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BOOK REVIEW — Leota's garden

TITLE: Leota’s garden
AUTHOR: Francine Rivers
PAGES: 807 (my copy)
Leota’s garden is a book on hope. It starts slowly but warms its way into the reader’s heart until said reader sheds a tear or two.
Old Leota is a cantankerous person who complains all the time to the only person available to hear her – God. She’s the picture of that old hag who startles and scares off a child in their own garden when they see her staring at them through a window.
Everything in Leota’s house is old and broken but that doesn’t devastate her; what does devastate her, is her garden – Once a colourful embodiment of life and bloom, now ruined.
Annie runs away from home because she doesn’t want to become bitter like her mother, she’s desperate to leave the suffocating clutch that’s her mother’s love and follow her own dreams to study art.
Corban works to fill his void but only doesn’t realize the void he’s filling is a drum with no base; it’d never be full. When would he get a life bearing? Would it be when he pieces the clues from three certain women in his life ?
Its an intricately woven tale of how hurt and bitterness grows where there once was love and family; a replica, you might say, of Leota’s garden. It’s a tale of what happens when you learn to let go of your insecurities and live one day at a time. I cannot tell you what happens if you learn to live so, but this book does, and in unforgettable ways.
Francine Rivers is notorious for her capacity to highlight terrific subject matters in the easiest of ways; without shouting, she addressed the issue of women’s loneliness in marriages and the issue of euthanasia.
There’s the evident theme of forgiveness and embracing reunions; also of absolute surrender to God.
she incorporated humour that had me grinning broadly.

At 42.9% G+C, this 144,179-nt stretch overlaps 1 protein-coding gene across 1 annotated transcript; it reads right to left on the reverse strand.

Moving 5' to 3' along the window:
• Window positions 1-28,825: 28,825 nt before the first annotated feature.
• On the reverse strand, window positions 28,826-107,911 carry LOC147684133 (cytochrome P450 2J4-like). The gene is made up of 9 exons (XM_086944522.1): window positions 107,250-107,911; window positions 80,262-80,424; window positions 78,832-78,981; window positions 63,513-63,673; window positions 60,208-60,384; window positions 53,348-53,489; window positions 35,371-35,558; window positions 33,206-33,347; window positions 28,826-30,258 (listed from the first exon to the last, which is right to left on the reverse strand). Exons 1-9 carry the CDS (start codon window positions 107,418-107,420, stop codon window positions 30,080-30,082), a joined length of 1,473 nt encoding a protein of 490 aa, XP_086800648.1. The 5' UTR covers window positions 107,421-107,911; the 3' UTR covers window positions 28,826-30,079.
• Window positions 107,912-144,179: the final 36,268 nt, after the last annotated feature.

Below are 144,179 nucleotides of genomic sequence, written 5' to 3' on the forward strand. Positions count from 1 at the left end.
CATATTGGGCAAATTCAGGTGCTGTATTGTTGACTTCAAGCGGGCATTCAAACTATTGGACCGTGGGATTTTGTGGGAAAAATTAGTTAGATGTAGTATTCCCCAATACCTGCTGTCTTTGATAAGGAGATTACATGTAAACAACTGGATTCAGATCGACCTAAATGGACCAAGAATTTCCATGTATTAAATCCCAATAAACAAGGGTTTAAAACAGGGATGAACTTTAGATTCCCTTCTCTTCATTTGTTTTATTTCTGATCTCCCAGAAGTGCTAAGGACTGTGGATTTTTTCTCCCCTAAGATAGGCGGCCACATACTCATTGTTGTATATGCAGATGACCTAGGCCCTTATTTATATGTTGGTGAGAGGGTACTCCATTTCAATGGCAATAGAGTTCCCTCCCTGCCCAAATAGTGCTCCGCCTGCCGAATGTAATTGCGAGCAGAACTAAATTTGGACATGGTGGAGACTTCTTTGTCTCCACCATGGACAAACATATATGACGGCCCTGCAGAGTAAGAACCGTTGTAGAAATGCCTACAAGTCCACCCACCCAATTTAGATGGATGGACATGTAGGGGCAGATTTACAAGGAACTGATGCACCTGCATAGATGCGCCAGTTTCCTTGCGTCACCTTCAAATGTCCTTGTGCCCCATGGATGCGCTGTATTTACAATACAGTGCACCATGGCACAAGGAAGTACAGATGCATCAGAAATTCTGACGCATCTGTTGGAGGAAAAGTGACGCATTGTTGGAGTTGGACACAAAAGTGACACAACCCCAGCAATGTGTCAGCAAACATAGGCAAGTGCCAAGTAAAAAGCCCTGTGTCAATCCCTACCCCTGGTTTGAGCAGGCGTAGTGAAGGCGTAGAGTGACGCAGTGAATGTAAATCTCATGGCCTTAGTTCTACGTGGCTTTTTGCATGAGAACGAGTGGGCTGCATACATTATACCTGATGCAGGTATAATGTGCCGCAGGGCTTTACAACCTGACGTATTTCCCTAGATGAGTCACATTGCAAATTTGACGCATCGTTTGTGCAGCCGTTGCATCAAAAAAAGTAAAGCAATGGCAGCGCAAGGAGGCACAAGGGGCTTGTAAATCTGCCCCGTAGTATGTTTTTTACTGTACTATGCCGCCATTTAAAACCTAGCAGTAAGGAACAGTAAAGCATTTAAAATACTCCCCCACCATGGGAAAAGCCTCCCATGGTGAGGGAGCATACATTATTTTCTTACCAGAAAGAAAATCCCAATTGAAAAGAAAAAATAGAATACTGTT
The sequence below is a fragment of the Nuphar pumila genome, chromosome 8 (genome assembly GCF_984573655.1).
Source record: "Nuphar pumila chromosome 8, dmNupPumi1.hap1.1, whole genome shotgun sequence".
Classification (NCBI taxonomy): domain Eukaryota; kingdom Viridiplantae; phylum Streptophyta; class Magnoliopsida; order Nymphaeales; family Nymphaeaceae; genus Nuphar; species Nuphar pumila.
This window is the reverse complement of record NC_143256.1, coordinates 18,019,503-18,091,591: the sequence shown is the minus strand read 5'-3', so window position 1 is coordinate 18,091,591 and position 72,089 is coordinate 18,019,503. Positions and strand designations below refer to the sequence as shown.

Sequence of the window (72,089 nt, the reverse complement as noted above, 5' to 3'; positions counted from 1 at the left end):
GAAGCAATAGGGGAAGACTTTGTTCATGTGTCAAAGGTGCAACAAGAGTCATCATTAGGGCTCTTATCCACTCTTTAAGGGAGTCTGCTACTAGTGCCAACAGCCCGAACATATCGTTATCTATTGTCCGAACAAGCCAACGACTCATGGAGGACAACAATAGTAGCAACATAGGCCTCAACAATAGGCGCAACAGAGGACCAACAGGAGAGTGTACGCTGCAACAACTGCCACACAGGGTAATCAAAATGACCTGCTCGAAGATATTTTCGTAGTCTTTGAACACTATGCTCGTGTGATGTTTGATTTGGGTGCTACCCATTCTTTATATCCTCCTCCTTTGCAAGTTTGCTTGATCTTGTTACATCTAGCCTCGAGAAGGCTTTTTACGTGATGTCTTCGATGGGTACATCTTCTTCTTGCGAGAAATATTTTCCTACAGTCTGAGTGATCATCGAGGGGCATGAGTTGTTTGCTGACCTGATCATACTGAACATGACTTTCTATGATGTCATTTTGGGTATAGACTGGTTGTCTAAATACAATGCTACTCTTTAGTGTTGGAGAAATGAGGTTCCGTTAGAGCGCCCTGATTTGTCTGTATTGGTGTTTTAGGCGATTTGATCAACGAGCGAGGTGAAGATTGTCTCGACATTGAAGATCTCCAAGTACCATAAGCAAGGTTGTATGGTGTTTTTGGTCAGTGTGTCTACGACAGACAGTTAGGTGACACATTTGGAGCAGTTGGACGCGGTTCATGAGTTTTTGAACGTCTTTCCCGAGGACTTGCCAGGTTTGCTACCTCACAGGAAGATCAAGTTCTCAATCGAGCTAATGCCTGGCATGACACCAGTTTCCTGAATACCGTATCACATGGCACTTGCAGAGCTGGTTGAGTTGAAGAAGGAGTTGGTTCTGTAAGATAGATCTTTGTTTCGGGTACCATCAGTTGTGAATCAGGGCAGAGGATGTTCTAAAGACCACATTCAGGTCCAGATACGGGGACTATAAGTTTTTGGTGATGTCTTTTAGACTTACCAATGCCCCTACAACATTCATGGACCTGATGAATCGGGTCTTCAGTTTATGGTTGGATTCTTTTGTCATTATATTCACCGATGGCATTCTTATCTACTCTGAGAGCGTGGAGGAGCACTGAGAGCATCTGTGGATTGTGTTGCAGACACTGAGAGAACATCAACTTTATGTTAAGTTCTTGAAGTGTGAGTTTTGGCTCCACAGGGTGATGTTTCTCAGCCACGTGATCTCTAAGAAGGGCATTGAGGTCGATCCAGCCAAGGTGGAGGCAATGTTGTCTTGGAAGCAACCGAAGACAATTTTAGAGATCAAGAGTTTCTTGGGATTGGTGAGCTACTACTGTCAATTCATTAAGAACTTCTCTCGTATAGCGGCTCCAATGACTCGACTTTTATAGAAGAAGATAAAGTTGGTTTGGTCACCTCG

The characters are a whole lot and they’re all credible. If you’ve read the book,I’d say Susan and Sam are my cool people, and sweet Jeanne.
The writing style is informal and I believe a novice reader would have no difficulty as there’s no uncommon show of literature prowess.
Excerpts for you:
Then again, maybe she was being unfair to Corban. It wasn’t entirely his fault he was so puffed up with knowledge that he didn’t have a lick of sense. Education was no less an idol these days than it was in the past. Corban didn’t have her advantages. Sometimes the school of hard knocks taught more than the best universities in the land.
Leota’s convo with God always amused me:

Lord, is this why You put it in my head to get everything sorted out when I did? This is a dirty trick. I am not pleased. Not one-bit .

Leota knew the Lord was with her everywhere she went-even in that depressing hospital-but she had always felt His presence here the most. Is it because everything of great importance happened in a garden, Lord? Man fell in the Garden. You taught in a garden. You prayed Your passion in a garden. You were betrayed in a garden. You arose in a garden. I love this place, for when I sit out here, I see the wonder
of Your creation. I smell the earth and flower-scented air, and it soothes me. It reminds me that Your hand is in it all. For I heard the voice of the Lord in the garden, calling to me.

Who do I think will like this book? Try a person interested in inter-personal relationships!
I rate this book a beautiful 4 stars. You’re gold, Francine.